Vaping cannabis is different from smoking it. When you vape, you are inhaling vapor instead of smoke. Vaping releases higher concentrations of weed’s active ingredients than other methods. As a result, vaping can produce a stronger high.

As with smoking, you should feel the effects of vaping right away. These effects can last up to 4 hours. Results from a 2018 study indicated that vaporizing cannabis produced higher blood THC concentrations and stronger effects than smoking the same amount.

THC vs. CBD highs

Both THC and CBD naturally occur in cannabis plants. CBD can be isolated from the cannabis plant and the THC compound. People infuse CBD into tinctures, oils, edibles, and other products without the high-inducing THC. Still, many individuals might assume CBD causes the same effects as THC because both can be found in the same plant. However, CBD alone is non-intoxicating, meaning it will not cause a high.

They both have an impact on cannabinoid type 1 (CB1) receptors in the brain. However, the type of impact tells you a lot about why they produce such different results. THC activates these receptors. This causes euphoria or the high associated with cannabis.

CBD, on the other hand, is a CB1 antagonist. It blocks any intoxicating impact caused by the CB1 receptors. Taking CBD with THC may inhibit the effects of THC.

How long does a weed high last?

Several factors determine the answer to this question, but the primary factor in the duration of a cannabis high is the method of cannabis consumption. The high you get from eating an edible is going to last much longer than the high you get from a few puffs of a joint.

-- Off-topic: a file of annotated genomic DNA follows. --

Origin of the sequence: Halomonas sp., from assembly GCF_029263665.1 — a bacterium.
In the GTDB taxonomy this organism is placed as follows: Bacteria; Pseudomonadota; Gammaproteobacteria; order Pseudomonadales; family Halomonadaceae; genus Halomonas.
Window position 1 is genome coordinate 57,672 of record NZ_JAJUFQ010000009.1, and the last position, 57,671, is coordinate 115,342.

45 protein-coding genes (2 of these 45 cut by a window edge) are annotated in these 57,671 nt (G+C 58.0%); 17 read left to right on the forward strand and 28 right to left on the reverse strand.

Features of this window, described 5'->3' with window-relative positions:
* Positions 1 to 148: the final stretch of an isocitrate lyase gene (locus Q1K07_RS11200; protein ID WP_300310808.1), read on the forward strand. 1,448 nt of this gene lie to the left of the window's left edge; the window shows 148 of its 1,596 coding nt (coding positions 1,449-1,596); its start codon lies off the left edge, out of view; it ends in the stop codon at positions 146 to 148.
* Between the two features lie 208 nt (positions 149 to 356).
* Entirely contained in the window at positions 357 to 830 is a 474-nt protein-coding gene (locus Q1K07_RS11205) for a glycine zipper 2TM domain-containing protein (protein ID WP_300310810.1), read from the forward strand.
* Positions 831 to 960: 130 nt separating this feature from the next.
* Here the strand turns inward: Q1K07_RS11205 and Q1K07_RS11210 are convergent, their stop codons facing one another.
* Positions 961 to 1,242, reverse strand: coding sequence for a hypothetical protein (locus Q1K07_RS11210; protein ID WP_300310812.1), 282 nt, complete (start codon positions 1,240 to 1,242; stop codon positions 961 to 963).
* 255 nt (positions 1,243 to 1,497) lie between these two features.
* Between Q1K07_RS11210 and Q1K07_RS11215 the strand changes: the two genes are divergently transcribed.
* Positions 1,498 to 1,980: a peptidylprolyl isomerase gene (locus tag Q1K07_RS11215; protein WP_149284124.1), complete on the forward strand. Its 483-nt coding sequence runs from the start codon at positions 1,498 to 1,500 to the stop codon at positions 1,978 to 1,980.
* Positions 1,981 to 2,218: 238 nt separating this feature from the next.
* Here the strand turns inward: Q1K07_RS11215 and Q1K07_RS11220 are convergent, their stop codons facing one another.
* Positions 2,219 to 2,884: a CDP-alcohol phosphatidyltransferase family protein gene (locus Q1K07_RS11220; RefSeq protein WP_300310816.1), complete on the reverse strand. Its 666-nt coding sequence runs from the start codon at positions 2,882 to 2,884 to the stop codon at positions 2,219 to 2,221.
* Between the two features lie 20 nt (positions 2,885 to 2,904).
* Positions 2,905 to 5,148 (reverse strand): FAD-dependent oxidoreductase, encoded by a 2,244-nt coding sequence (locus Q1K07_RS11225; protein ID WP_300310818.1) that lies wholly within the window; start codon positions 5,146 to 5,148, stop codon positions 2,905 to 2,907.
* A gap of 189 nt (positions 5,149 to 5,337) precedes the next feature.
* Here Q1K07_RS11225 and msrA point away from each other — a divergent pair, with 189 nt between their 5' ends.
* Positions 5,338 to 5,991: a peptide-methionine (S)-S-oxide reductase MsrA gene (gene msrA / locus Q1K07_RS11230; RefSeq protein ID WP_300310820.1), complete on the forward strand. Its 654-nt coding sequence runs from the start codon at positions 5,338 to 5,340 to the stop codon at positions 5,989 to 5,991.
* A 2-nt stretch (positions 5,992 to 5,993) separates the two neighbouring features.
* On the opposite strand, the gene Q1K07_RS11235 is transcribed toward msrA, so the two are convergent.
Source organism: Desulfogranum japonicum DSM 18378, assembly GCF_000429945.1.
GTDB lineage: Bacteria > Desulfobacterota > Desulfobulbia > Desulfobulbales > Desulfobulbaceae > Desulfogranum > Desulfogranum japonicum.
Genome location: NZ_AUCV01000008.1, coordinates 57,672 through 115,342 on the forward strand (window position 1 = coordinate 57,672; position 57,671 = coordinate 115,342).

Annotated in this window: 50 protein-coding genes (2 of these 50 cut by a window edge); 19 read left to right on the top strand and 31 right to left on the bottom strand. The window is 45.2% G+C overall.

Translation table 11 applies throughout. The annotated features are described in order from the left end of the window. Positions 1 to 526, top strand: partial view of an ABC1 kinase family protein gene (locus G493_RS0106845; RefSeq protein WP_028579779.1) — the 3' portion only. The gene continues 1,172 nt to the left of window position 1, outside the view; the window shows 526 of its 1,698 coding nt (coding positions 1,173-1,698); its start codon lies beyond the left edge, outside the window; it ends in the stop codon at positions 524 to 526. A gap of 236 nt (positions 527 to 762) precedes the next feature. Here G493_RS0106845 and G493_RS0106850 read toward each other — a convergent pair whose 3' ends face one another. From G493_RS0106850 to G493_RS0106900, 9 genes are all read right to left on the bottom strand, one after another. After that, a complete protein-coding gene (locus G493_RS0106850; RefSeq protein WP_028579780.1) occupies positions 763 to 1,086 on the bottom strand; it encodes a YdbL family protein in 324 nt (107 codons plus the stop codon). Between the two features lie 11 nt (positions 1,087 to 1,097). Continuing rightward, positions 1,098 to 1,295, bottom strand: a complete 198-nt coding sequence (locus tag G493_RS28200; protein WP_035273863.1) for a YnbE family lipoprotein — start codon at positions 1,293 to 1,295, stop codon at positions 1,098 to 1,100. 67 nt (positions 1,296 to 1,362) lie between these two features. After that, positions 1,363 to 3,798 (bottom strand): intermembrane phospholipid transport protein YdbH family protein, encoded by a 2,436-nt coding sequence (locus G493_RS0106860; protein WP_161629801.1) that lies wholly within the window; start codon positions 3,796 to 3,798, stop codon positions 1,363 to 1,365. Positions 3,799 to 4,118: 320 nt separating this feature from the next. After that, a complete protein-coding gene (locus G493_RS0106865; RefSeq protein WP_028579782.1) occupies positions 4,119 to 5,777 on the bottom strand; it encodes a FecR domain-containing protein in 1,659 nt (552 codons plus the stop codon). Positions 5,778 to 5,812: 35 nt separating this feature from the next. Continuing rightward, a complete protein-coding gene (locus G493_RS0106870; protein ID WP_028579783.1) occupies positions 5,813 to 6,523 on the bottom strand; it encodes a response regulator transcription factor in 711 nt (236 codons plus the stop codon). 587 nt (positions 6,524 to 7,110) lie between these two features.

That is because the length of the high reflects the amount of time it takes for the THC to reach peak saturation in your bloodstream and then get expunged from your system.

When smoking cannabis, the onset of the high is nearly immediate. THC levels peak within the first 30 minutes to an hour after inhalation, according to both anecdotal evidence and a 2011 study published in the Journal of Addiction Medicine. The high from smoked weed can last up to several hours, though the intensity will generally decrease after the first hour or so.

When using concentrates, the onset of effects is nearly immediate, but the duration depends largely on individual tolerance. Those who dab high-THC concentrates regularly may feel the effects wearing off within 1-3 hours, while someone entirely new to concentrates may be feeling the effects all day.

Your biological makeup, along with the chemical makeup of the cannabis you are consuming, will determine how long a cannabis high and any potential side effects will last.

The Sanctuary Editorial Team

The Sanctuary Editorial Team

Our writers use a combination of research and personal experiences to eloquently tackle these topics. We also examine scientific publishings for up-to-date research. The accuracy of our articles is crucially important to us and they are written with the idea of inclusiveness for readers of all walks of life.